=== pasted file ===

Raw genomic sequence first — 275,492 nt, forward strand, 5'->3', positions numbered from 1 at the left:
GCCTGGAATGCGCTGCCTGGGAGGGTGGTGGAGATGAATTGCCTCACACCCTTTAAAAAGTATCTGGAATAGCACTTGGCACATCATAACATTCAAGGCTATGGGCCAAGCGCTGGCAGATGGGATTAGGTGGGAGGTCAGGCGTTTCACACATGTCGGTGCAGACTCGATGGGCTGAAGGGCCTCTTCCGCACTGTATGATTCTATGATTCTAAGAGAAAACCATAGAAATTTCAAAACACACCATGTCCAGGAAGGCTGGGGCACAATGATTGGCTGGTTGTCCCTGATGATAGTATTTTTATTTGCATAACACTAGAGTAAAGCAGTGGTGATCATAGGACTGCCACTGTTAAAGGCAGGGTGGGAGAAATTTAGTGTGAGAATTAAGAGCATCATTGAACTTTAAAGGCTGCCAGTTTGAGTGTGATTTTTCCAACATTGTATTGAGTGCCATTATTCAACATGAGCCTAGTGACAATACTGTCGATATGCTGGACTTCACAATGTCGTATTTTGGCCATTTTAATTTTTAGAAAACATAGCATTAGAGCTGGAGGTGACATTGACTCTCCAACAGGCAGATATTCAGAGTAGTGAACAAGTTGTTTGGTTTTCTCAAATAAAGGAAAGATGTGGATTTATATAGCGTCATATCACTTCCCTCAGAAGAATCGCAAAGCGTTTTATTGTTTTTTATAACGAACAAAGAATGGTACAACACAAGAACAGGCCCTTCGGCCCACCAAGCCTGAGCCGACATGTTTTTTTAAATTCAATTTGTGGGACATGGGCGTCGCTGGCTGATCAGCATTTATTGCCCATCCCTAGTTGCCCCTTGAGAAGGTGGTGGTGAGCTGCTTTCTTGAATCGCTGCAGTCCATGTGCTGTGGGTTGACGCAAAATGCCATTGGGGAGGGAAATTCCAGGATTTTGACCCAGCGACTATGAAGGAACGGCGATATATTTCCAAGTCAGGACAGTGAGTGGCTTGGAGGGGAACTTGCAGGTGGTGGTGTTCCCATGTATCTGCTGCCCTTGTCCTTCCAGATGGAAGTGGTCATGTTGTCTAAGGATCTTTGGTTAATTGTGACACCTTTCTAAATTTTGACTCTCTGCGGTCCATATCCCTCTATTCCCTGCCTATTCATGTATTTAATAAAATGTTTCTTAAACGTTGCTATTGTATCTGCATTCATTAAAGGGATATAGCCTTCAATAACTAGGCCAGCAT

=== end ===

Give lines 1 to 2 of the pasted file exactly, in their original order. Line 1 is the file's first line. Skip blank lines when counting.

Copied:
Raw genomic sequence first — 275,492 nt, forward strand, 5'->3', positions numbered from 1 at the left:
GCCTGGAATGCGCTGCCTGGGAGGGTGGTGGAGATGAATTGCCTCACACCCTTTAAAAAGTATCTGGAATAGCACTTGGCACATCATAACATTCAAGGCTATGGGCCAAGCGCTGGCAGATGGGATTAGGTGGGAGGTCAGGCGTTTCACACATGTCGGTGCAGACTCGATGGGCTGAAGGGCCTCTTCCGCACTGTATGATTCTATGATTCTAAGAGAAAACCATAGAAATTTCAAAACACACCATGTCCAGGAAGGCTGGGGCACAATGATTGGCTGGTTGTCCCTGATGATAGTATTTTTATTTGCATAACACTAGAGTAAAGCAGTGGTGATCATAGGACTGCCACTGTTAAAGGCAGGGTGGGAGAAATTTAGTGTGAGAATTAAGAGCATCATTGAACTTTAAAGGCTGCCAGTTTGAGTGTGATTTTTCCAACATTGTATTGAGTGCCATTATTCAACATGAGCCTAGTGACAATACTGTCGATATGCTGGACTTCACAATGTCGTATTTTGGCCATTTTAATTTTTAGAAAACATAGCATTAGAGCTGGAGGTGACATTGACTCTCCAACAGGCAGATATTCAGAGTAGTGAACAAGTTGTTTGGTTTTCTCAAATAAAGGAAAGATGTGGATTTATATAGCGTCATATCACTTCCCTCAGAAGAATCGCAAAGCGTTTTATTGTTTTTTATAACGAACAAAGAATGGTACAACACAAGAACAGGCCCTTCGGCCCACCAAGCCTGAGCCGACATGTTTTTTTAAATTCAATTTGTGGGACATGGGCGTCGCTGGCTGATCAGCATTTATTGCCCATCCCTAGTTGCCCCTTGAGAAGGTGGTGGTGAGCTGCTTTCTTGAATCGCTGCAGTCCATGTGCTGTGGGTTGACGCAAAATGCCATTGGGGAGGGAAATTCCAGGATTTTGACCCAGCGACTATGAAGGAACGGCGATATATTTCCAAGTCAGGACAGTGAGTGGCTTGGAGGGGAACTTGCAGGTGGTGGTGTTCCCATGTATCTGCTGCCCTTGTCCTTCCAGATGGAAGTGGTCATGTTGTCTAAGGATCTTTGGTTAATTGTGACACCTTTCTAAATTTTGACTCTCTGCGGTCCATATCCCTCTATTCCCTGCCTATTCATGTATTTAATAAAATGTTTCTTAAACGTTGCTATTGTATCTGCATTCATTAAAGGGATATAGCCTTCAATAACTAGGCCAGCAT